Hyperplasia is a general medical term referring to an abnormal increase in cells. Benign prostatic hyperplasia (BPH) is noncancerous cell growth of the prostate gland. It is the most common noncancerous form of cell growth in men and usually begins with microscopic nodules in younger men. BPH is not a precancerous condition and does not lead to prostate cancer.
As BPH progresses, it can lead to enlargement of the prostate gland (a condition called benign prostatic enlargement [BPE]). About half of men with BPH go on to develop an enlarged prostate. As the prostate grows, it can squeeze the urinary tube (urethra), causing urinary symptoms. These urinary difficulties are part of a group of symptoms called collectively lower urinary tract symptoms (LUTS).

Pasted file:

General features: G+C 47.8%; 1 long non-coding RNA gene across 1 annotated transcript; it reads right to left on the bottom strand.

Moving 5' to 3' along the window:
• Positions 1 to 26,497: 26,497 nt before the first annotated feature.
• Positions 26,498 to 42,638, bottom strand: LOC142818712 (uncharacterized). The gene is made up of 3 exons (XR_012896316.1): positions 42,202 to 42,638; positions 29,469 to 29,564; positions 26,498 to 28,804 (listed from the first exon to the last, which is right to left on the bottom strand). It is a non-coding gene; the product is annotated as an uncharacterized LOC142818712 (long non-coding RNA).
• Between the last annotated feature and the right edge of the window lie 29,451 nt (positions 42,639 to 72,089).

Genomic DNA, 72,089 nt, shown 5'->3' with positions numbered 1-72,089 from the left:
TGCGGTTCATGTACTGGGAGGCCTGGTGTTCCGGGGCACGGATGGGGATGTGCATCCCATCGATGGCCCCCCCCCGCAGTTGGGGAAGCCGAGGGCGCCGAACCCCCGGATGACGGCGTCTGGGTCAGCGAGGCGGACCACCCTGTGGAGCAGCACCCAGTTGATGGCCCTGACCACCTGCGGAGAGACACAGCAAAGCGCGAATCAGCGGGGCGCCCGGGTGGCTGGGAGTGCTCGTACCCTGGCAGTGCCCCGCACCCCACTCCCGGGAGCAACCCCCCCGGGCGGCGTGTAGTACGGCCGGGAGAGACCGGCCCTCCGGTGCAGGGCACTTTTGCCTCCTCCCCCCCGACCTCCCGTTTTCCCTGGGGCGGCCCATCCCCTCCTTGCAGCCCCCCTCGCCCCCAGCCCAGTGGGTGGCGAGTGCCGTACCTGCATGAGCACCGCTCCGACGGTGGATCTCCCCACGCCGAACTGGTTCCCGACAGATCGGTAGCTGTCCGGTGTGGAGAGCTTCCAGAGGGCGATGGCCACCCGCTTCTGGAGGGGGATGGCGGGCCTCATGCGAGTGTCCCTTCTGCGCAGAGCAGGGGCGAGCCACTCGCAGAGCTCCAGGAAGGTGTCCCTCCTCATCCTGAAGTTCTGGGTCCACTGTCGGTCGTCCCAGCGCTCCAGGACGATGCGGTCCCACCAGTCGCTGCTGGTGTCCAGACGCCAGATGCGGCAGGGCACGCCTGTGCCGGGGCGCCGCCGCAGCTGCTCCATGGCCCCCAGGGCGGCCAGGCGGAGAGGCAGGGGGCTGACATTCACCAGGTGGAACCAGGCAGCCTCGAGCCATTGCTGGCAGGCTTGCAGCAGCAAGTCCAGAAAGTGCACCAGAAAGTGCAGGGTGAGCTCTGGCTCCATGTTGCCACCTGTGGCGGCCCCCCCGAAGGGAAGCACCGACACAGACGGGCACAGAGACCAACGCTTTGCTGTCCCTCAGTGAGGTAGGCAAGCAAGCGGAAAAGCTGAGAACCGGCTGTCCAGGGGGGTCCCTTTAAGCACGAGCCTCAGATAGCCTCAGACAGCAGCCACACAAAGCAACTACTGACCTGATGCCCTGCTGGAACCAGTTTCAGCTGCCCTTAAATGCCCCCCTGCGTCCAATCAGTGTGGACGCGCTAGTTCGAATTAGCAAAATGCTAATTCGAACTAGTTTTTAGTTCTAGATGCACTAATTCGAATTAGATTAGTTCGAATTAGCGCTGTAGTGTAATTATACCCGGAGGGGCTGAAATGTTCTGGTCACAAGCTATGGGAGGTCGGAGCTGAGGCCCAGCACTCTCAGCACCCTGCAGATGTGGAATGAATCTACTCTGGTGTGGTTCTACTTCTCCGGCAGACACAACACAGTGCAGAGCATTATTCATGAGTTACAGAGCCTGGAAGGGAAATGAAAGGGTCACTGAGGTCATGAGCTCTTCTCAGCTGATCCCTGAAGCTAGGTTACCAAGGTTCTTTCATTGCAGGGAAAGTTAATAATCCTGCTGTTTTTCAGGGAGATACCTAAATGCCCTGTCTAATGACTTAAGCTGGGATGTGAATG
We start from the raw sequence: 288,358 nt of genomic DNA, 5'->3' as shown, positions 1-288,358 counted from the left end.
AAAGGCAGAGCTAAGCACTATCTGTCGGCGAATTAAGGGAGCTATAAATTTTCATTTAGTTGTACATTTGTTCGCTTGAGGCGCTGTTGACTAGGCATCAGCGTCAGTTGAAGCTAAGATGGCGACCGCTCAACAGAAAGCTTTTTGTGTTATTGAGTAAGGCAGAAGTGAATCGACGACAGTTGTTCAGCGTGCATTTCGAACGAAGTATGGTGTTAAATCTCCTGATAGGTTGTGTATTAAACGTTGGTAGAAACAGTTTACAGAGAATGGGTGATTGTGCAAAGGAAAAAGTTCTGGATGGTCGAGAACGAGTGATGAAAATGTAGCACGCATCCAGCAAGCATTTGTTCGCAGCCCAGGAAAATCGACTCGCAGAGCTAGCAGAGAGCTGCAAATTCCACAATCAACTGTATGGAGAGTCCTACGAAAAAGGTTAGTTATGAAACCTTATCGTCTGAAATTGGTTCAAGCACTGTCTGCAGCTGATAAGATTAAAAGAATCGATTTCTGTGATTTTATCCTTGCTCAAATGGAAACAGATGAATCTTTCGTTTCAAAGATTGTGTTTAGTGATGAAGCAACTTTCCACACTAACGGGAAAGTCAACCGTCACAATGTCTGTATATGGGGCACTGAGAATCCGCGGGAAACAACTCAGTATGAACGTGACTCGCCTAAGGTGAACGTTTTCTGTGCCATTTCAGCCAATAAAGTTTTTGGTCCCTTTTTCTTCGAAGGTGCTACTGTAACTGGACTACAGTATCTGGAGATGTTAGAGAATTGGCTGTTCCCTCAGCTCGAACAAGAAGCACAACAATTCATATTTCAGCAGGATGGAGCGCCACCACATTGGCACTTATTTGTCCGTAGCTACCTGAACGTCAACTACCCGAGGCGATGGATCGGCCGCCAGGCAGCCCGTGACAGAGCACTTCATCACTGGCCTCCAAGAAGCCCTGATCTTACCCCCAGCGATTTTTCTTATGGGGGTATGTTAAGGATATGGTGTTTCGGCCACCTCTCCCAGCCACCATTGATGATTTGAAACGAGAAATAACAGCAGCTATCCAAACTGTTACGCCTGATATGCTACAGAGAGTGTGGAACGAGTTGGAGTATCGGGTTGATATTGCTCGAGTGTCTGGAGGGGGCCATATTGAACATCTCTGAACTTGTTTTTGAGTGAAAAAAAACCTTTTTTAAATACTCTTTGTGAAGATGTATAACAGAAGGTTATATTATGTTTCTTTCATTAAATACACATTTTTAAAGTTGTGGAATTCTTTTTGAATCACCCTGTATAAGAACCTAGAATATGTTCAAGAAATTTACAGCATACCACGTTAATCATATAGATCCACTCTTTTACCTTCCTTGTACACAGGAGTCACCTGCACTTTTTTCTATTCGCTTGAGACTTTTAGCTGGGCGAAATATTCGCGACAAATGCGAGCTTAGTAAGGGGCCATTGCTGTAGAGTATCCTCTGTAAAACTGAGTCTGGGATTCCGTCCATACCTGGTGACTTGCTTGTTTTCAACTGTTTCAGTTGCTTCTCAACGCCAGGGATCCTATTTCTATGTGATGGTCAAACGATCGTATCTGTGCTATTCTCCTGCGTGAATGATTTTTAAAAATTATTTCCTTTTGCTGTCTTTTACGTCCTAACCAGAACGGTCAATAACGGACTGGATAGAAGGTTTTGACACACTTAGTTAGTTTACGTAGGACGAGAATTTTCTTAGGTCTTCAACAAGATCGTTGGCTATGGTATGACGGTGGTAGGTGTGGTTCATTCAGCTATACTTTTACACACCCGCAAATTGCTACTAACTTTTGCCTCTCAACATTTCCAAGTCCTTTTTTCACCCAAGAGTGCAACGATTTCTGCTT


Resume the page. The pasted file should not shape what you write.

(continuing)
The size of the prostate gland in patients with an enlarged prostate is not always directly related to a patient’s symptoms. Not all men with BPH have LUTS, and not all men with LUTS have BPH. About a third of men with BPH have symptoms that interfere with their quality of life.
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The Prostate Gland
Review Date: 07/20/2010
Reviewed By: Harvey Simon, MD, Editor-in-Chief, Associate Professor of Medicine, Harvard Medical School; Physician, Massachusetts General Hospital. Also reviewed by David Zieve, MD, MHA, Medical Director, A.D.A.M., Inc.